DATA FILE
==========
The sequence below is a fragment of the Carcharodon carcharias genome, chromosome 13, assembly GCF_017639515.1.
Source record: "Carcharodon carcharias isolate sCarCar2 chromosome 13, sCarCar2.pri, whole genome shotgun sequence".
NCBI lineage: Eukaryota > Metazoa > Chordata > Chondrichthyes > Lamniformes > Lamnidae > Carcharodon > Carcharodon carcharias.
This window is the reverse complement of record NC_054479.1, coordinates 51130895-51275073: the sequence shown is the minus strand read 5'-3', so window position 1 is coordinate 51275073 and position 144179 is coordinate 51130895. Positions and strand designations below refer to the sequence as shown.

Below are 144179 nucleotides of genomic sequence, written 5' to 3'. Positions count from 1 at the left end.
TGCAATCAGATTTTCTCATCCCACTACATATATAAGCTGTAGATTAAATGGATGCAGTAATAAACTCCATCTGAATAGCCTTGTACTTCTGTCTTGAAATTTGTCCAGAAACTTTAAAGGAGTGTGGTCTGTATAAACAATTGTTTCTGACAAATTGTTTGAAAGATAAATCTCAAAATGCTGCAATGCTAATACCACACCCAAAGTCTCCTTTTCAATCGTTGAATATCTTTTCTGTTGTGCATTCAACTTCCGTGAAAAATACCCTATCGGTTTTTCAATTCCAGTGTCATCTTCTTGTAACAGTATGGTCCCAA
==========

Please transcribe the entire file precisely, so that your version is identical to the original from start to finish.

The sequence below is a fragment of the Carcharodon carcharias genome, chromosome 13, assembly GCF_017639515.1.
Source record: "Carcharodon carcharias isolate sCarCar2 chromosome 13, sCarCar2.pri, whole genome shotgun sequence".
NCBI lineage: Eukaryota > Metazoa > Chordata > Chondrichthyes > Lamniformes > Lamnidae > Carcharodon > Carcharodon carcharias.
This window is the reverse complement of record NC_054479.1, coordinates 51130895-51275073: the sequence shown is the minus strand read 5'-3', so window position 1 is coordinate 51275073 and position 144179 is coordinate 51130895. Positions and strand designations below refer to the sequence as shown.

Below are 144179 nucleotides of genomic sequence, written 5' to 3'. Positions count from 1 at the left end.
TGCAATCAGATTTTCTCATCCCACTACATATATAAGCTGTAGATTAAATGGATGCAGTAATAAACTCCATCTGAATAGCCTTGTACTTCTGTCTTGAAATTTGTCCAGAAACTTTAAAGGAGTGTGGTCTGTATAAACAATTGTTTCTGACAAATTGTTTGAAAGATAAATCTCAAAATGCTGCAATGCTAATACCACACCCAAAGTCTCCTTTTCAATCGTTGAATATCTTTTCTGTTGTGCATTCAACTTCCGTGAAAAATACCCTATCGGTTTTTCAATTCCAGTGTCATCTTCTTGTAACAGTATGGTCCCAA